Fraud During the Pandemic [5 Key Trends]
COVID-19 has quickly changed consumer behavior allowing new opportunities for fraud.
In the effort to contain COVID-19 many transactions have been forced online, drastically changing consumer behavior and requiring businesses to build out digital channels to survive. Consumers have turned to e-commerce as a lifeline, buying everything from groceries to fitness equipment, increasing the number of digital transactions processed. As mobile and e-commerce have become the dominant channels for retailers, credit card issuers and e-commerce companies have relaxed their fraud controls and raised transaction limits in order to avoid creating friction. The usage of digital payments and online banking apps has also spiked as they have become the go-to solution for contactless payment and banking during the pandemic. Additionally, small businesses have been forced to quickly stand up online stores and launch mobile apps to stay in business.
With these changes has come an increase in fraud as bad actors have hidden behind the chaos created by the shifting behavior to execute more frequent and efficient attacks. According to an Aite Group report, financial institutions that had previously forecasted an 8% decrease in fraud this year are now projecting a 20%+ fraud increase in 2020, a remarkable jump. COVID-19 has brought a burst of new fraud schemes and reinvigorated old techniques. These are the main fraud trends we are seeing:
Social Engineering Scams
Phishing, the most common type of social engineering scam, is on the rise as fraudsters take advantage of the rapid shift in behavior due to COVID. These scams are designed to manipulate people into performing an action or giving away personal information and occur on several channels, most frequently social media and email. The information gained through these scams enables other forms of fraud, including application fraud, identity theft, account takeover fraud, and several forms of transaction fraud.
Application fraud, also known as new account fraud, is a form of identity theft that costs financial institutions millions every year. The most difficult form of application fraud to detect is when an attacker uses stolen Personally Identifiable Information (PII) or creates a synthetic identity to apply for a bank account, credit card, loan, or tax rebate. Fraudulent credit card applications are the most common form of credit card fraud in the US, with 88% year over year growth, according to Ascent. Relaxed authentication in response to the rapid shift to digital and remote work, and subsidy payments like the CARES Act and Paycheck Protection Program, have led to a proliferation of application fraud.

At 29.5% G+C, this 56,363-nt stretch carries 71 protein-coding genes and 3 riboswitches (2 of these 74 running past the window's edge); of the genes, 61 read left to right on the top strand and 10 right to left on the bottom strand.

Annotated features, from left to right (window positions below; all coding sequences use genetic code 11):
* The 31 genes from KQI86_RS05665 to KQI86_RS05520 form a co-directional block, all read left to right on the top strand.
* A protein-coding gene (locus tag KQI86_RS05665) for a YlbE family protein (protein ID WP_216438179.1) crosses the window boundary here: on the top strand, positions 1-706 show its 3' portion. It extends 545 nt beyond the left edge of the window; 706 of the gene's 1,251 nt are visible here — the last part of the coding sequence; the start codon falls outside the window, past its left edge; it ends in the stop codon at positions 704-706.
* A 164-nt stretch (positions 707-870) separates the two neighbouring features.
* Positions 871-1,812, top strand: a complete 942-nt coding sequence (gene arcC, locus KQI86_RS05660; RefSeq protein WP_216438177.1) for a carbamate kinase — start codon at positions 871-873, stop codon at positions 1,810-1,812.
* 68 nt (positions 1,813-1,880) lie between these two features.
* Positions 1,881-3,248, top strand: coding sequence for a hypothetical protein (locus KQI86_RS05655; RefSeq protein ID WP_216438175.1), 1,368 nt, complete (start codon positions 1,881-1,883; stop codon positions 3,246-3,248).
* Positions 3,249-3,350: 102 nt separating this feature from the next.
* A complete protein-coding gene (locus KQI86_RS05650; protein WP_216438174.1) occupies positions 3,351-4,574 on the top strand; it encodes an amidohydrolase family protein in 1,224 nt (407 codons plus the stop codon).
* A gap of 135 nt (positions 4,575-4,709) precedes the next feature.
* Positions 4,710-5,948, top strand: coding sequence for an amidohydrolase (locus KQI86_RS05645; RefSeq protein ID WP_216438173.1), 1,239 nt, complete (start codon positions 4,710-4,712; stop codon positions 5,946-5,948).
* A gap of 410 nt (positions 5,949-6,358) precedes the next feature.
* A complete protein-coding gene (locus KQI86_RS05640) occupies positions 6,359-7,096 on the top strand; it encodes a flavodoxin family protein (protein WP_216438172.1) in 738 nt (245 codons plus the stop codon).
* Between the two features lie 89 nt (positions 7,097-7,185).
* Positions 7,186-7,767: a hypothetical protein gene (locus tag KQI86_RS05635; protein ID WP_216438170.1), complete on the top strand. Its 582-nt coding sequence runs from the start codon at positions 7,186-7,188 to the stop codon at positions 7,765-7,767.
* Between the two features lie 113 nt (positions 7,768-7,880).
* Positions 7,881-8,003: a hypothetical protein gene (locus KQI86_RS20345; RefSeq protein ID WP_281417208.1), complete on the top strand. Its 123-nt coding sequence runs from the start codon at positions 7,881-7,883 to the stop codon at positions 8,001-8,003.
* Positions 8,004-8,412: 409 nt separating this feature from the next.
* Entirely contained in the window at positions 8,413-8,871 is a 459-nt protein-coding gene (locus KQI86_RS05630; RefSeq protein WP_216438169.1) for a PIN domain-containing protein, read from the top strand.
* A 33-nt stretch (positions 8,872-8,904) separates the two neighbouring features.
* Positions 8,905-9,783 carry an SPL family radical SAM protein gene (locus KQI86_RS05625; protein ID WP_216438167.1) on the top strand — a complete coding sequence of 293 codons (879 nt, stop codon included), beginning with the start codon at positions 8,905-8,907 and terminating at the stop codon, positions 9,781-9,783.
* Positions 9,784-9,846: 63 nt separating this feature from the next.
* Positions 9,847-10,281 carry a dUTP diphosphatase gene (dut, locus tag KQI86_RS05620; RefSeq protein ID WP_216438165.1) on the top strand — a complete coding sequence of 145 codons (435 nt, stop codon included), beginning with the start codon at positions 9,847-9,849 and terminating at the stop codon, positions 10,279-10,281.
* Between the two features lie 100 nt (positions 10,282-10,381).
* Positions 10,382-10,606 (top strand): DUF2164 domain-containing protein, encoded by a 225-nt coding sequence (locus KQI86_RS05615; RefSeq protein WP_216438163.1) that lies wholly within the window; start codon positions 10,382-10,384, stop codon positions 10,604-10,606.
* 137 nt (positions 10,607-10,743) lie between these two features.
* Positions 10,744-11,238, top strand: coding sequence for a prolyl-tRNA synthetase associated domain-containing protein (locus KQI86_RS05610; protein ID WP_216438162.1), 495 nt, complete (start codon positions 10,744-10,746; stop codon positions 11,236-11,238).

Identity theft occurs when fraudsters steal personal information to commit financial fraud, such as credit card and loan application fraud. Data leaks and theft of personal information, such as drivers' license numbers, addresses, or Social Security Numbers, are enabling new forms of identity fraud, such as synthetic identity, designed to look like a legitimate user and bypass verification methods. After fabricating a synthetic identity, fraudsters play the long game, slowly building credit until eventually cashing out.
TransUnion reported a 347% increase in Account Takeover (ATO) from 2018 to 2019. Most recently they found that 22% of American adults have been targeted by digital fraudsters as they take advantage of the chaos created by COVID-19, often to steal credentials through phishing scams with the purpose of Account Takeover. This type of fraud has increased significantly since COVID-19 began with the increase in volume of digital transactions making it easier for fraudsters to hide.
Card Not Present
Social distancing measures implemented during COVID-19 have drastically changed purchasing behavior. Lots of people are shopping remotely - either online, on mobile or by phone - without using a physical card. Finserv Analytics reports that Card Present (CP) transactions declined 32% between February and March with Card Not Present (CNP) purchases representing the majority of transactions since. Fraudsters are taking advantage of this new behavior to mix bad activity in with the good.
With the behavioral changes accelerated by COVID-19 here to stay, business and security professionals need to be aware of increased fraud. Read more about COVID-19 fraud trends in our new white paper, Fraud in the Time of COVID-19.